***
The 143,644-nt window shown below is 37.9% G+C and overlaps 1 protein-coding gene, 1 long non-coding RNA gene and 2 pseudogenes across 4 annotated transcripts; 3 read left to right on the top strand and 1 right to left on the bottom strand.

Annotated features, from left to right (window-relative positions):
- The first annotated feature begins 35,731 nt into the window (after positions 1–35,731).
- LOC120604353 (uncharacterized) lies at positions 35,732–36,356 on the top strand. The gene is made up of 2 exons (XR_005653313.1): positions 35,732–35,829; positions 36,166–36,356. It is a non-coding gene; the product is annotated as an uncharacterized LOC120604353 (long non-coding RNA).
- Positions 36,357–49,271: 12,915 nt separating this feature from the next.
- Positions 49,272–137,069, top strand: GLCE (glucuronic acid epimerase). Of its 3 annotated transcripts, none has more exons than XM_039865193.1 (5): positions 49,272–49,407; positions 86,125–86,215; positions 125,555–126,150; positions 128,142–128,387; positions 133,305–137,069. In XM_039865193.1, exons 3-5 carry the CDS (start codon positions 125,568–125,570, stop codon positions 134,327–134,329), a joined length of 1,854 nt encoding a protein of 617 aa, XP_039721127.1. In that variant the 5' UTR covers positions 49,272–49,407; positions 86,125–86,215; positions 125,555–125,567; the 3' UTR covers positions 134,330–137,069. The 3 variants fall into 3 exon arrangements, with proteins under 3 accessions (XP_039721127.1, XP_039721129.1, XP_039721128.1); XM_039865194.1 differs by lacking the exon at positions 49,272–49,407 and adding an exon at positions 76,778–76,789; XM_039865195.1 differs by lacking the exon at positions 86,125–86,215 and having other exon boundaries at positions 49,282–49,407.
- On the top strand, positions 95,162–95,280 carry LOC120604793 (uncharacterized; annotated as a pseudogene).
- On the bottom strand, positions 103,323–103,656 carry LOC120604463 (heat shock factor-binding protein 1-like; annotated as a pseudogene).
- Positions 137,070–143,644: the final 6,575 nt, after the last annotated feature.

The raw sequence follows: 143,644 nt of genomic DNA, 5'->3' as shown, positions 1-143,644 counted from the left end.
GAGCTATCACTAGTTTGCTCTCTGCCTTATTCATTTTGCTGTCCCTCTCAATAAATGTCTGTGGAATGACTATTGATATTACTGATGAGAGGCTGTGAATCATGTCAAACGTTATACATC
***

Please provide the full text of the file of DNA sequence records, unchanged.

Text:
The 143,644-nt window shown below is 37.9% G+C and overlaps 1 protein-coding gene, 1 long non-coding RNA gene and 2 pseudogenes across 4 annotated transcripts; 3 read left to right on the top strand and 1 right to left on the bottom strand.

Annotated features, from left to right (window-relative positions):
- The first annotated feature begins 35,731 nt into the window (after positions 1–35,731).
- LOC120604353 (uncharacterized) lies at positions 35,732–36,356 on the top strand. The gene is made up of 2 exons (XR_005653313.1): positions 35,732–35,829; positions 36,166–36,356. It is a non-coding gene; the product is annotated as an uncharacterized LOC120604353 (long non-coding RNA).
- Positions 36,357–49,271: 12,915 nt separating this feature from the next.
- Positions 49,272–137,069, top strand: GLCE (glucuronic acid epimerase). Of its 3 annotated transcripts, none has more exons than XM_039865193.1 (5): positions 49,272–49,407; positions 86,125–86,215; positions 125,555–126,150; positions 128,142–128,387; positions 133,305–137,069. In XM_039865193.1, exons 3-5 carry the CDS (start codon positions 125,568–125,570, stop codon positions 134,327–134,329), a joined length of 1,854 nt encoding a protein of 617 aa, XP_039721127.1. In that variant the 5' UTR covers positions 49,272–49,407; positions 86,125–86,215; positions 125,555–125,567; the 3' UTR covers positions 134,330–137,069. The 3 variants fall into 3 exon arrangements, with proteins under 3 accessions (XP_039721127.1, XP_039721129.1, XP_039721128.1); XM_039865194.1 differs by lacking the exon at positions 49,272–49,407 and adding an exon at positions 76,778–76,789; XM_039865195.1 differs by lacking the exon at positions 86,125–86,215 and having other exon boundaries at positions 49,282–49,407.
- On the top strand, positions 95,162–95,280 carry LOC120604793 (uncharacterized; annotated as a pseudogene).
- On the bottom strand, positions 103,323–103,656 carry LOC120604463 (heat shock factor-binding protein 1-like; annotated as a pseudogene).
- Positions 137,070–143,644: the final 6,575 nt, after the last annotated feature.

The raw sequence follows: 143,644 nt of genomic DNA, 5'->3' as shown, positions 1-143,644 counted from the left end.
GAGCTATCACTAGTTTGCTCTCTGCCTTATTCATTTTGCTGTCCCTCTCAATAAATGTCTGTGGAATGACTATTGATATTACTGATGAGAGGCTGTGAATCATGTCAAACGTTATACATC